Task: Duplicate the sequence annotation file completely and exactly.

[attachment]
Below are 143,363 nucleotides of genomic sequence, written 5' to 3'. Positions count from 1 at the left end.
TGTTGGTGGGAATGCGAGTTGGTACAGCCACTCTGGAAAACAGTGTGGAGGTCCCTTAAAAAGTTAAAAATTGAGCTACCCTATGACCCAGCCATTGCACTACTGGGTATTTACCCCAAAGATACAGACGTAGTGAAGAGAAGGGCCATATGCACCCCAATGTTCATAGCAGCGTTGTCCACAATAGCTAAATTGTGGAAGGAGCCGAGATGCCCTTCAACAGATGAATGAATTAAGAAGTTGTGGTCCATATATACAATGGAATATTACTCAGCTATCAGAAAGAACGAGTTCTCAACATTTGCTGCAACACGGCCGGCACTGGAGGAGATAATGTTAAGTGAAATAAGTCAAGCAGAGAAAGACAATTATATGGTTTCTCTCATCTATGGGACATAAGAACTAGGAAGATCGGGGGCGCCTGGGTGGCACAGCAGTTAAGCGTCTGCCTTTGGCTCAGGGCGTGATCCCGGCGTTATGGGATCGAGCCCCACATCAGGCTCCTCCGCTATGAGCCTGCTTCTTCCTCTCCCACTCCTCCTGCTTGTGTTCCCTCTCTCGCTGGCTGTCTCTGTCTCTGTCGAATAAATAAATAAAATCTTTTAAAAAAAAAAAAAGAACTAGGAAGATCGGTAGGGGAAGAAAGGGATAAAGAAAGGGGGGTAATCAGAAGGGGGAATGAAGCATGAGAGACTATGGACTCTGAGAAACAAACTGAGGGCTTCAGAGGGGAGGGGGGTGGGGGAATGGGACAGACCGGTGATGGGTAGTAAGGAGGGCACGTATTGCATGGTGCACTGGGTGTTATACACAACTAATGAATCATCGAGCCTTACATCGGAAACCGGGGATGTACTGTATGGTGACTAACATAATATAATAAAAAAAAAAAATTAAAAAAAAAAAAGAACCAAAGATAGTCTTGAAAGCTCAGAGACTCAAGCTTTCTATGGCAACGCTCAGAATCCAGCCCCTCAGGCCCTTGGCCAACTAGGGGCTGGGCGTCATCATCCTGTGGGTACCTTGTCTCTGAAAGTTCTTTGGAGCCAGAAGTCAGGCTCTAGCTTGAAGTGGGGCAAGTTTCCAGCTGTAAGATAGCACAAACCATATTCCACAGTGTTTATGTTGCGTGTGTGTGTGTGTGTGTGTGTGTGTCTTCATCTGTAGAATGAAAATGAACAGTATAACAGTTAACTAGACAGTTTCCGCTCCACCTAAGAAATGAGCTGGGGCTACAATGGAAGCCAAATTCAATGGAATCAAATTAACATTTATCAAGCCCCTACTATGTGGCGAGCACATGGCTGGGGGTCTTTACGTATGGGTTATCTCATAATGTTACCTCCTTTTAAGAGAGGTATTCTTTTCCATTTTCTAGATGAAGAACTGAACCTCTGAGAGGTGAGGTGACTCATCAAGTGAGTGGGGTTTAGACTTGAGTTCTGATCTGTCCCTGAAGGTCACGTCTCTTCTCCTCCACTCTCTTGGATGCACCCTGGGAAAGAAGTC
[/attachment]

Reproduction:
Below are 143,363 nucleotides of genomic sequence, written 5' to 3'. Positions count from 1 at the left end.
TGTTGGTGGGAATGCGAGTTGGTACAGCCACTCTGGAAAACAGTGTGGAGGTCCCTTAAAAAGTTAAAAATTGAGCTACCCTATGACCCAGCCATTGCACTACTGGGTATTTACCCCAAAGATACAGACGTAGTGAAGAGAAGGGCCATATGCACCCCAATGTTCATAGCAGCGTTGTCCACAATAGCTAAATTGTGGAAGGAGCCGAGATGCCCTTCAACAGATGAATGAATTAAGAAGTTGTGGTCCATATATACAATGGAATATTACTCAGCTATCAGAAAGAACGAGTTCTCAACATTTGCTGCAACACGGCCGGCACTGGAGGAGATAATGTTAAGTGAAATAAGTCAAGCAGAGAAAGACAATTATATGGTTTCTCTCATCTATGGGACATAAGAACTAGGAAGATCGGGGGCGCCTGGGTGGCACAGCAGTTAAGCGTCTGCCTTTGGCTCAGGGCGTGATCCCGGCGTTATGGGATCGAGCCCCACATCAGGCTCCTCCGCTATGAGCCTGCTTCTTCCTCTCCCACTCCTCCTGCTTGTGTTCCCTCTCTCGCTGGCTGTCTCTGTCTCTGTCGAATAAATAAATAAAATCTTTTAAAAAAAAAAAAAGAACTAGGAAGATCGGTAGGGGAAGAAAGGGATAAAGAAAGGGGGGTAATCAGAAGGGGGAATGAAGCATGAGAGACTATGGACTCTGAGAAACAAACTGAGGGCTTCAGAGGGGAGGGGGGTGGGGGAATGGGACAGACCGGTGATGGGTAGTAAGGAGGGCACGTATTGCATGGTGCACTGGGTGTTATACACAACTAATGAATCATCGAGCCTTACATCGGAAACCGGGGATGTACTGTATGGTGACTAACATAATATAATAAAAAAAAAAAATTAAAAAAAAAAAAGAACCAAAGATAGTCTTGAAAGCTCAGAGACTCAAGCTTTCTATGGCAACGCTCAGAATCCAGCCCCTCAGGCCCTTGGCCAACTAGGGGCTGGGCGTCATCATCCTGTGGGTACCTTGTCTCTGAAAGTTCTTTGGAGCCAGAAGTCAGGCTCTAGCTTGAAGTGGGGCAAGTTTCCAGCTGTAAGATAGCACAAACCATATTCCACAGTGTTTATGTTGCGTGTGTGTGTGTGTGTGTGTGTGTGTCTTCATCTGTAGAATGAAAATGAACAGTATAACAGTTAACTAGACAGTTTCCGCTCCACCTAAGAAATGAGCTGGGGCTACAATGGAAGCCAAATTCAATGGAATCAAATTAACATTTATCAAGCCCCTACTATGTGGCGAGCACATGGCTGGGGGTCTTTACGTATGGGTTATCTCATAATGTTACCTCCTTTTAAGAGAGGTATTCTTTTCCATTTTCTAGATGAAGAACTGAACCTCTGAGAGGTGAGGTGACTCATCAAGTGAGTGGGGTTTAGACTTGAGTTCTGATCTGTCCCTGAAGGTCACGTCTCTTCTCCTCCACTCTCTTGGATGCACCCTGGGAAAGAAGTC